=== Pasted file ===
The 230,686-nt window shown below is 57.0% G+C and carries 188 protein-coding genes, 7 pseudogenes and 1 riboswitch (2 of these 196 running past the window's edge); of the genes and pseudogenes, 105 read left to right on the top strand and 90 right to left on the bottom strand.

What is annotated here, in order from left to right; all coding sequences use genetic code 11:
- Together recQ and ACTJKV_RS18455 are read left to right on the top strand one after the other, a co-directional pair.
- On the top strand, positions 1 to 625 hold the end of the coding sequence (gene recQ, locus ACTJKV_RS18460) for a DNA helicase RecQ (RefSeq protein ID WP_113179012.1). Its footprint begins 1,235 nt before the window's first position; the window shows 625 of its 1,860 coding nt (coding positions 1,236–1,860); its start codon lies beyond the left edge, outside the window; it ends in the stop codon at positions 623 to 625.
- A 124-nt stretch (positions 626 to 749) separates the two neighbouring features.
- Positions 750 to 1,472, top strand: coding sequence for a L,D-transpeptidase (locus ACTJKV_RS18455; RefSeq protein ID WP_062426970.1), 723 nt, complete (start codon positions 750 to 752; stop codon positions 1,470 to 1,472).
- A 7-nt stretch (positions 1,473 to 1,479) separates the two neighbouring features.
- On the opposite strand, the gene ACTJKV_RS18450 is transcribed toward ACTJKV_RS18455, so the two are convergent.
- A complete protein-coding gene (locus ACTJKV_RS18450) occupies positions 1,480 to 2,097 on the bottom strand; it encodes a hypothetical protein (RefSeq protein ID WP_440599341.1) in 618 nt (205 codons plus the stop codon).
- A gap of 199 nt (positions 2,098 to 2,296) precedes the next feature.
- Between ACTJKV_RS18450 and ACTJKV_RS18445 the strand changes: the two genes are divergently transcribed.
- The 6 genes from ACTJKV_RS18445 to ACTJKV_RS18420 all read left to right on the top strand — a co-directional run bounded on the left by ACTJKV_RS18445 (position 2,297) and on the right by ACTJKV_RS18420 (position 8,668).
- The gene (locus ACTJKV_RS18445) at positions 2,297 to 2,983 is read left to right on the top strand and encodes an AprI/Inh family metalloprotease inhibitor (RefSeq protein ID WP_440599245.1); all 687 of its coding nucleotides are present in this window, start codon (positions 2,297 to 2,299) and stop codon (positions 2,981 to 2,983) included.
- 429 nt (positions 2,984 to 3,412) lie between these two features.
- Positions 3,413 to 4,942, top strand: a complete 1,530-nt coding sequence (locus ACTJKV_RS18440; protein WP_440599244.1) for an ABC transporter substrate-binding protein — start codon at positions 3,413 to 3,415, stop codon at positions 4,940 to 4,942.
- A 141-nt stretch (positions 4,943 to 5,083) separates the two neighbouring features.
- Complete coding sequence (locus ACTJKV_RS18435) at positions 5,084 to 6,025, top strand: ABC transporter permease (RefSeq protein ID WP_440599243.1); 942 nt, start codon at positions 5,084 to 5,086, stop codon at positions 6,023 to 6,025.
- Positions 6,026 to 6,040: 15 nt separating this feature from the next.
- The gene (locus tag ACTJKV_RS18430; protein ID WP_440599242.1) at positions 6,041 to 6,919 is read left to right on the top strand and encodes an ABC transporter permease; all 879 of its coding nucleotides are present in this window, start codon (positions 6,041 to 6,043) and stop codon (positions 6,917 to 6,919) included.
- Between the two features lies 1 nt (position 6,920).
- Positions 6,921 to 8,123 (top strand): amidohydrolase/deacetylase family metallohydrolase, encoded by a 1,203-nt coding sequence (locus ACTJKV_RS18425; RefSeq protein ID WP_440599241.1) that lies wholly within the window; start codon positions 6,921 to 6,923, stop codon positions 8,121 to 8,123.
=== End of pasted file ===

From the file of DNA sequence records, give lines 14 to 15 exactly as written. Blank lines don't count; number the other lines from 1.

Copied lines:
- 429 nt (positions 2,984 to 3,412) lie between these two features.
- Positions 3,413 to 4,942, top strand: a complete 1,530-nt coding sequence (locus ACTJKV_RS18440; protein WP_440599244.1) for an ABC transporter substrate-binding protein — start codon at positions 3,413 to 3,415, stop codon at positions 4,940 to 4,942.